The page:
Some 55 per cent of Germans said they wanted Ms Merkel to serve a fourth term, while 39 per cent were against her continuing as Chancellor, according to a Emnid survey for German Newspaper the Bild am Sonntag.
The survey found Ms Merkel's support was highest among her Christian Democratic Union (CDU) party supporters, with 92 per cent backing Ms Merkel serving a fourth term, and women, with 66 per cent saying they would like her to run in the 2017 general election.
Ms Merkel refused to comment on the possibility during a press conference with the US President Barack Obama last week, saying she would announce her plans when the time was right.
However, the 62-year-old is expected to speak about her decision to run for re-election at a news conference on Sunday night at her party's Berlin headquarters.
CDU politician Norbert Rottgen told CNN on Tuesday that he believed Ms Merkel would run for another term and German Member of the European Parliament Elmar Brok, told newspaper Rhein Neckar Zeitung on Saturday, "everybody knows that Merkel will run for office again."
Sunday's survey is a boost for Ms Merkel after her support took a hit this year in opposition to her open-door immigration policy in response to Europe's refugee crisis.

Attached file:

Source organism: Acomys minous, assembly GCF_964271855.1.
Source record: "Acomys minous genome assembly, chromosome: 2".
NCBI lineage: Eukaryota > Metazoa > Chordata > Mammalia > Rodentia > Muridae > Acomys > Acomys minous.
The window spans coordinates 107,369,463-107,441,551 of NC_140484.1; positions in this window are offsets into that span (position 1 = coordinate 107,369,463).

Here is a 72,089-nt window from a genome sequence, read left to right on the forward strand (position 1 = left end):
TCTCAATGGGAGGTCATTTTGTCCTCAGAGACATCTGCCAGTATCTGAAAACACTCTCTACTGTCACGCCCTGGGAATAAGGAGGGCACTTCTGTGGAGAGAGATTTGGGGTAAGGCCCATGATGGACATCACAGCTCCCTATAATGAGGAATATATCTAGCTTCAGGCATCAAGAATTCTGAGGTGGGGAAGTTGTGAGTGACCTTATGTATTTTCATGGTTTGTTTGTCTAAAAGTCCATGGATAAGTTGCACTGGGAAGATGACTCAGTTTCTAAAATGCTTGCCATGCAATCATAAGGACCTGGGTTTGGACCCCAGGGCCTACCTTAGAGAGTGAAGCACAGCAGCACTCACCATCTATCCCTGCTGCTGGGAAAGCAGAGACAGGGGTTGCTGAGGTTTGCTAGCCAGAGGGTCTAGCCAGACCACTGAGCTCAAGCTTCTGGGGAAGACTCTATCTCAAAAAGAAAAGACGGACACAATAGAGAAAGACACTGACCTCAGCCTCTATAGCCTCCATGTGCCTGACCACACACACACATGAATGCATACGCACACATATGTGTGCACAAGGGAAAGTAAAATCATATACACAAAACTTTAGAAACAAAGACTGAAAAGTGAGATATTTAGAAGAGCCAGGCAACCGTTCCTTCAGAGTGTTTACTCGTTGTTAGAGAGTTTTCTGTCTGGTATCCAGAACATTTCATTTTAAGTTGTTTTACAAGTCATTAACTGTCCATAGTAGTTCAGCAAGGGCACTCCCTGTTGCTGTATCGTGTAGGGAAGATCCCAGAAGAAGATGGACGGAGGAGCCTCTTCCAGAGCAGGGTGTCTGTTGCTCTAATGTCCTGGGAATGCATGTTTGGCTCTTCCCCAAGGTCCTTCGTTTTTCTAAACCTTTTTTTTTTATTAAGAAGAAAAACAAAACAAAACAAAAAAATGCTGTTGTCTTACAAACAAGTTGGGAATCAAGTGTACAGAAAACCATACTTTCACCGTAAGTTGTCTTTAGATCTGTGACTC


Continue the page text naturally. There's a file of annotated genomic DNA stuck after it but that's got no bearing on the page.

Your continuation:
In August, a poll for the Bild am Sonntag found Ms Merkel's popularity had declined with 50 per cent of German against her serving a fourth term in office, while her party slumped in the nation's regional elections as support for the anti-immigration Alternative for Germany (AfD) grew.
However, after Britain's Brexit vote, Donald Trump's shock US presidential election victory and the rise of right-wing populist movements in many European countries, many are looking to Ms Merkel as a beacon of stability in uncertain times.
Following Mr Trump's victory, Oxford University's Timothy Garton Ash wrote: "I'm tempted to say that the leader of the free world is now Angela Merkel."
If she runs again in the 2017 general election many political experts have pinned Ms Merkel as favourite to win.
Current polls suggest another "Grand Coalition" will be formed after the election next year, with the conservative bloc of the CDU and their Bavarian sister party, the Christian Social Union (CSU) up 10 points over the Social Democrats (SPD), Deutsche Welle reports.
Ms Merkel has governed Germany since 2005 as its first female Chancellor, by standing again she could end up serving 16 years in office.
Additional reporting by agencies
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